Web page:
Common Name: sunflower
Type: Herbaceous perennial
Native Range: Central and eastern United States
Zone: 4 to 8
Height: 2.00 to 4.00 feet
Spread: 1.50 to 2.00 feet
Bloom Time: August to September
Bloom Description: Orange-yellow rays and yellow disks
Sun: Full sun
Water: Dry to medium
Suggested Use: Naturalize
Flower: Showy, Good Cut
Attracts: Birds, Butterflies
Tolerate: Deer, Drought, Erosion, Clay Soil, Dry Soil, Shallow-Rocky Soil
Best grown in average, dry to medium, well-drained soils in full sun. Tolerates a wide range of soils, including poor sandy soils, humusy loams and clays. Avoid unamended heavy clay soils however. Tolerates dry soils and drought. Spreads over time by creeping rhizomes to form large colonies. Plants may be divided every 3-4 years to control spread and to maintain plant vigor.
Western sunflower is one of the shortest of the many sunflowers that are native to the United States. It is a Missouri native plant that occurs in glades, prairies, dry meadows, fields and rocky open woods in central and southern Missouri (Steyermark). Large, long-stalked, ovate to oblong-lanceolate, basal leaves (to 8” long) form a 4-8” tall foliage clump. Sunflowers (to 2” diameter) with orange-yellow rays and yellow disks appear on stiff, almost naked, flower stems that typically rise to a height of 2-3’ (less frequently to 4’) tall. Blooms from mid-summer to fall. Occidentalis means west in the sense that North America is west of Europe. Western sunflower is actually native to eastern and cental North America, not western North America. This plant is also sometimes commonly called naked stemmed sunflower and fewleaf sunflower in reference to the almost total absence of leaves from the flowering stems.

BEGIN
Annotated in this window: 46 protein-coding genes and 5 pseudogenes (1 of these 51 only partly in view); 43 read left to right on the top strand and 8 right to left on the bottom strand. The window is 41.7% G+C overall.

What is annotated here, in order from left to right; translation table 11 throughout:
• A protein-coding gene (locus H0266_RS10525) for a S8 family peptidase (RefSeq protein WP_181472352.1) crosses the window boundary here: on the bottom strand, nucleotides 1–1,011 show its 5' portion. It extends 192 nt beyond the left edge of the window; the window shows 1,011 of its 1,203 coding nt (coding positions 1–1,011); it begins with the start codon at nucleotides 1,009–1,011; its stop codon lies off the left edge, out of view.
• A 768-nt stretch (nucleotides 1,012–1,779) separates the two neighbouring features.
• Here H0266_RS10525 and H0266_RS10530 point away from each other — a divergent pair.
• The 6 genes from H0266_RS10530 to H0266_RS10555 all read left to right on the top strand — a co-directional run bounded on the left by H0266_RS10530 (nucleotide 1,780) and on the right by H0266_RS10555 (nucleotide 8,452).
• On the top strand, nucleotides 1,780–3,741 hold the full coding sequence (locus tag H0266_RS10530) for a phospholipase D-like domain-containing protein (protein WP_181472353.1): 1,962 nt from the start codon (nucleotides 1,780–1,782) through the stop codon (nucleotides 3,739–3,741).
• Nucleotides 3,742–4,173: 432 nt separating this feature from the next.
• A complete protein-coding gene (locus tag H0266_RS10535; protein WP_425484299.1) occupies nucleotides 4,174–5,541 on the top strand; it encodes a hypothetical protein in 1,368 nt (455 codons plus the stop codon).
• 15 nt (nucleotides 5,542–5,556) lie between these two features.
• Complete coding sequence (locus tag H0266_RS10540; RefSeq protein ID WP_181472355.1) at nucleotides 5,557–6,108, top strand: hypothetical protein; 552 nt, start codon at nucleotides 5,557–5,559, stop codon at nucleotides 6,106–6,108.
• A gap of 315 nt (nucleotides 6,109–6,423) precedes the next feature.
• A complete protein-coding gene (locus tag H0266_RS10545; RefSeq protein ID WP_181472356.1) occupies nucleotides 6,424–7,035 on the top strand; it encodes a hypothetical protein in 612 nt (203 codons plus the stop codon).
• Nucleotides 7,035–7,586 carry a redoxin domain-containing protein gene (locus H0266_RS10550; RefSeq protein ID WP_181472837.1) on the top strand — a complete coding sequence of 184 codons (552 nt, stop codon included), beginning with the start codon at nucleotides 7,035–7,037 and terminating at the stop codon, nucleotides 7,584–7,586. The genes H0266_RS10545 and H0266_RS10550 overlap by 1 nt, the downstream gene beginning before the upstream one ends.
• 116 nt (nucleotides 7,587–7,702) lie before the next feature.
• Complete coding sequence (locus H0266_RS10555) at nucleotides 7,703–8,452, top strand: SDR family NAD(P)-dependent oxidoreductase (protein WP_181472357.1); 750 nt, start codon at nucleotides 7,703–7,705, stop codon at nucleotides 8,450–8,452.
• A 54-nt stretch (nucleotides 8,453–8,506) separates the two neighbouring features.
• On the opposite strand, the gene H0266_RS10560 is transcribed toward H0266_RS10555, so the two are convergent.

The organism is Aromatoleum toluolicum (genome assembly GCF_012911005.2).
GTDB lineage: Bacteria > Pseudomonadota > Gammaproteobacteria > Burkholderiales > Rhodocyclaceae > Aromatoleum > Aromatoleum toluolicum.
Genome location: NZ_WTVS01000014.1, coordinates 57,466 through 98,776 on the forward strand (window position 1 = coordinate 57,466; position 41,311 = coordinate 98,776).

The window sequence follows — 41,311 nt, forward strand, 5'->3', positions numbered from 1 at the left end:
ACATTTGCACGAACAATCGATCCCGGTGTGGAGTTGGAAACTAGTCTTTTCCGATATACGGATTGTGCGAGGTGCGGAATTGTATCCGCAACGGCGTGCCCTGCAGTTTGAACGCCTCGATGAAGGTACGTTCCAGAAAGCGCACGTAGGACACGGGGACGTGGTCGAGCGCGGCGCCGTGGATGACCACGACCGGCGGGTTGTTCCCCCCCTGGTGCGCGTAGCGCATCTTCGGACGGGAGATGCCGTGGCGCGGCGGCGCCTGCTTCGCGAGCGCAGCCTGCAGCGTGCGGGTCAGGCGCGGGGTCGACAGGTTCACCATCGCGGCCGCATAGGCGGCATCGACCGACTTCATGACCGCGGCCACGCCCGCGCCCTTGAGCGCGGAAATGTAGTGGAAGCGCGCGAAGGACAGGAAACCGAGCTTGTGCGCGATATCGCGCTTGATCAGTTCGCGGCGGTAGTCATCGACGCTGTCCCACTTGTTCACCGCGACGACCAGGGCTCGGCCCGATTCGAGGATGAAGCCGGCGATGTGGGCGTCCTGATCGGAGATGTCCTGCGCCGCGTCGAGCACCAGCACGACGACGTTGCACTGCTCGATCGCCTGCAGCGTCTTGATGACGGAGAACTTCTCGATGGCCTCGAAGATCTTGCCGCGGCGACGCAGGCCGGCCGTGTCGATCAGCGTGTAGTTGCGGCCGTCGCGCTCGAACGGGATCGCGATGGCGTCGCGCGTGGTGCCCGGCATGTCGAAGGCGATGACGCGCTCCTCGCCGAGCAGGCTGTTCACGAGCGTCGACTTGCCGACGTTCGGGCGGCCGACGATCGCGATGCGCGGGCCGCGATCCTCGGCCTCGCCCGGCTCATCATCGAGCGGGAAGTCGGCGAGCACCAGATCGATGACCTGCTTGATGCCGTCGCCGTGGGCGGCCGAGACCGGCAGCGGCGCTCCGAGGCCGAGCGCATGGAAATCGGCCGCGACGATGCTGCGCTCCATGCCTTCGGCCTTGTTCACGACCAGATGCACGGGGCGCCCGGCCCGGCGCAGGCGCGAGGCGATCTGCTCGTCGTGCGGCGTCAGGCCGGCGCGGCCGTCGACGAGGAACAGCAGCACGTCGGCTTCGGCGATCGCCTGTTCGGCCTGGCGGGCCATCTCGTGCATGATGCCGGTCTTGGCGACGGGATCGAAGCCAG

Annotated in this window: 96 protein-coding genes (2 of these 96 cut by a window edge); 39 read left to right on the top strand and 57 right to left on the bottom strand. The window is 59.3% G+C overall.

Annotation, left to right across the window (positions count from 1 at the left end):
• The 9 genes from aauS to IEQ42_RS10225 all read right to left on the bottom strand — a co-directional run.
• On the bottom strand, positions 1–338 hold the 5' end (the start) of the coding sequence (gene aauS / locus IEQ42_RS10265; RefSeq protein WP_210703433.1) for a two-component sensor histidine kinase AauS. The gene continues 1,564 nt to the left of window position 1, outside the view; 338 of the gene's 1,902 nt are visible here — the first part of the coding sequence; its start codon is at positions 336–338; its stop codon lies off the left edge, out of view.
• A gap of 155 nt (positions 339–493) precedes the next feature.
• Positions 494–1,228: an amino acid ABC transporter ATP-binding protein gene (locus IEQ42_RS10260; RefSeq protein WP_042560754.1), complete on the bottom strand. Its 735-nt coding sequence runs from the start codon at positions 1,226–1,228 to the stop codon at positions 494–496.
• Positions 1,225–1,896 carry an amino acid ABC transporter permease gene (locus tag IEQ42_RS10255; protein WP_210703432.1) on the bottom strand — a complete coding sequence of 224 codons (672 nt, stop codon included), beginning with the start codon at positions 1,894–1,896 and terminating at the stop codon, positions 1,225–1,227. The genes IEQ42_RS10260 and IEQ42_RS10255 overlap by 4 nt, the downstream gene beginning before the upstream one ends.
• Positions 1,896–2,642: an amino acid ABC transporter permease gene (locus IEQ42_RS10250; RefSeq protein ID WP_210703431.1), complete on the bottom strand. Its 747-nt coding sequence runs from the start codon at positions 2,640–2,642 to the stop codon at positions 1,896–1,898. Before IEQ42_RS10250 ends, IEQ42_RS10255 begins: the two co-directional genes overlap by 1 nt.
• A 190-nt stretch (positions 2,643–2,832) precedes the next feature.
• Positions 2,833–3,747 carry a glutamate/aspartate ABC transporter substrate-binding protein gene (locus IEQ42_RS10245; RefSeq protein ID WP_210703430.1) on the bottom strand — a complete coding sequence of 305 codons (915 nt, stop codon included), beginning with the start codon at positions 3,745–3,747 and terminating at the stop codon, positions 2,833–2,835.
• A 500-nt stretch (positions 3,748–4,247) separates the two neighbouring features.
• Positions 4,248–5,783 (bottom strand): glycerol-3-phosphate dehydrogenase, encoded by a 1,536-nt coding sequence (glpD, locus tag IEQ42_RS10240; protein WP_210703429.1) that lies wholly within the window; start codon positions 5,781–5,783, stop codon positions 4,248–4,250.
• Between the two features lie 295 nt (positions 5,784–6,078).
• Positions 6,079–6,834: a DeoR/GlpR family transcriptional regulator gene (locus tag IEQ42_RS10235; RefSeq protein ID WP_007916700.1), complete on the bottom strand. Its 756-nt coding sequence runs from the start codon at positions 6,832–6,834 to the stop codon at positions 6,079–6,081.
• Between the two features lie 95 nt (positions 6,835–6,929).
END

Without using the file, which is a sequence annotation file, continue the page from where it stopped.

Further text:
No serious insect or disease problems. Taller plants may need some staking or other support.
Sunny borders, wild or native plant gardens, cottage gardens, naturalized areas or prairies. A good plant for holding dry soils and preventing erosion.